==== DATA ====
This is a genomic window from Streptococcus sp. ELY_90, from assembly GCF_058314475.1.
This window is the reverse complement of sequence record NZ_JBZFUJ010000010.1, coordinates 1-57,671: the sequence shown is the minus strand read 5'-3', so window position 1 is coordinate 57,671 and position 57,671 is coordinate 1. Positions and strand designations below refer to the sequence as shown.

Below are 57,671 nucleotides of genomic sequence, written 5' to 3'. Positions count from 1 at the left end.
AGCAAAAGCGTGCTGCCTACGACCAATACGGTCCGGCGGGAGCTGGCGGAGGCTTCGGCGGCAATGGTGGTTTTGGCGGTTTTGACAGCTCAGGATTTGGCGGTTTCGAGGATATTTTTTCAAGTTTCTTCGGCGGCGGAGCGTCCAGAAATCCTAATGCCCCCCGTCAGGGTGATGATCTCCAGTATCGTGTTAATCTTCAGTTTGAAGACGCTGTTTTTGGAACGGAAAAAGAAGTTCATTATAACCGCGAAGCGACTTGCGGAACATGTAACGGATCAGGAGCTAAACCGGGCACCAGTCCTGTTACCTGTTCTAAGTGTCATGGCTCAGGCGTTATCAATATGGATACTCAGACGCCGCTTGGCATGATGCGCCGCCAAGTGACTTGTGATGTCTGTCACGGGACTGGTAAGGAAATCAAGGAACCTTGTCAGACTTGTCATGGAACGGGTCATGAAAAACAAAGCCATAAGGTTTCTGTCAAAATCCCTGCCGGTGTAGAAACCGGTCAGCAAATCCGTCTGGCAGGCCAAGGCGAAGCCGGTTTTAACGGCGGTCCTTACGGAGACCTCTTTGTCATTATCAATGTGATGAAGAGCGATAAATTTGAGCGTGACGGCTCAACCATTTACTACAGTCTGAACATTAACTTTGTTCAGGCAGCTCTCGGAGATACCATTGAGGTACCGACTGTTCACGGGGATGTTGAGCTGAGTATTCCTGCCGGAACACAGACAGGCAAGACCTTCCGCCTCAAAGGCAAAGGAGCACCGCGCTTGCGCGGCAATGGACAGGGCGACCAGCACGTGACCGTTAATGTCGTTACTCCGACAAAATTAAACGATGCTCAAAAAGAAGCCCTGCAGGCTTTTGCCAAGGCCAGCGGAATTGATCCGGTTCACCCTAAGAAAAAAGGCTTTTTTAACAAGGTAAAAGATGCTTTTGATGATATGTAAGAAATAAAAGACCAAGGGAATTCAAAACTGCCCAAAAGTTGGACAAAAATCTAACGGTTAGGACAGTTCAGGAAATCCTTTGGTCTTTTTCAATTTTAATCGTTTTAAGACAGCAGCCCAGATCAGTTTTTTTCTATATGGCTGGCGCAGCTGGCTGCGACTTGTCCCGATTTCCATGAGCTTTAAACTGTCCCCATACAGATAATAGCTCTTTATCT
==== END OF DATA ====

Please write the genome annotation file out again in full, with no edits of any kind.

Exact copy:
This is a genomic window from Streptococcus sp. ELY_90, from assembly GCF_058314475.1.
This window is the reverse complement of sequence record NZ_JBZFUJ010000010.1, coordinates 1-57,671: the sequence shown is the minus strand read 5'-3', so window position 1 is coordinate 57,671 and position 57,671 is coordinate 1. Positions and strand designations below refer to the sequence as shown.

Below are 57,671 nucleotides of genomic sequence, written 5' to 3'. Positions count from 1 at the left end.
AGCAAAAGCGTGCTGCCTACGACCAATACGGTCCGGCGGGAGCTGGCGGAGGCTTCGGCGGCAATGGTGGTTTTGGCGGTTTTGACAGCTCAGGATTTGGCGGTTTCGAGGATATTTTTTCAAGTTTCTTCGGCGGCGGAGCGTCCAGAAATCCTAATGCCCCCCGTCAGGGTGATGATCTCCAGTATCGTGTTAATCTTCAGTTTGAAGACGCTGTTTTTGGAACGGAAAAAGAAGTTCATTATAACCGCGAAGCGACTTGCGGAACATGTAACGGATCAGGAGCTAAACCGGGCACCAGTCCTGTTACCTGTTCTAAGTGTCATGGCTCAGGCGTTATCAATATGGATACTCAGACGCCGCTTGGCATGATGCGCCGCCAAGTGACTTGTGATGTCTGTCACGGGACTGGTAAGGAAATCAAGGAACCTTGTCAGACTTGTCATGGAACGGGTCATGAAAAACAAAGCCATAAGGTTTCTGTCAAAATCCCTGCCGGTGTAGAAACCGGTCAGCAAATCCGTCTGGCAGGCCAAGGCGAAGCCGGTTTTAACGGCGGTCCTTACGGAGACCTCTTTGTCATTATCAATGTGATGAAGAGCGATAAATTTGAGCGTGACGGCTCAACCATTTACTACAGTCTGAACATTAACTTTGTTCAGGCAGCTCTCGGAGATACCATTGAGGTACCGACTGTTCACGGGGATGTTGAGCTGAGTATTCCTGCCGGAACACAGACAGGCAAGACCTTCCGCCTCAAAGGCAAAGGAGCACCGCGCTTGCGCGGCAATGGACAGGGCGACCAGCACGTGACCGTTAATGTCGTTACTCCGACAAAATTAAACGATGCTCAAAAAGAAGCCCTGCAGGCTTTTGCCAAGGCCAGCGGAATTGATCCGGTTCACCCTAAGAAAAAAGGCTTTTTTAACAAGGTAAAAGATGCTTTTGATGATATGTAAGAAATAAAAGACCAAGGGAATTCAAAACTGCCCAAAAGTTGGACAAAAATCTAACGGTTAGGACAGTTCAGGAAATCCTTTGGTCTTTTTCAATTTTAATCGTTTTAAGACAGCAGCCCAGATCAGTTTTTTTCTATATGGCTGGCGCAGCTGGCTGCGACTTGTCCCGATTTCCATGAGCTTTAAACTGTCCCCATACAGATAATAGCTCTTTATCT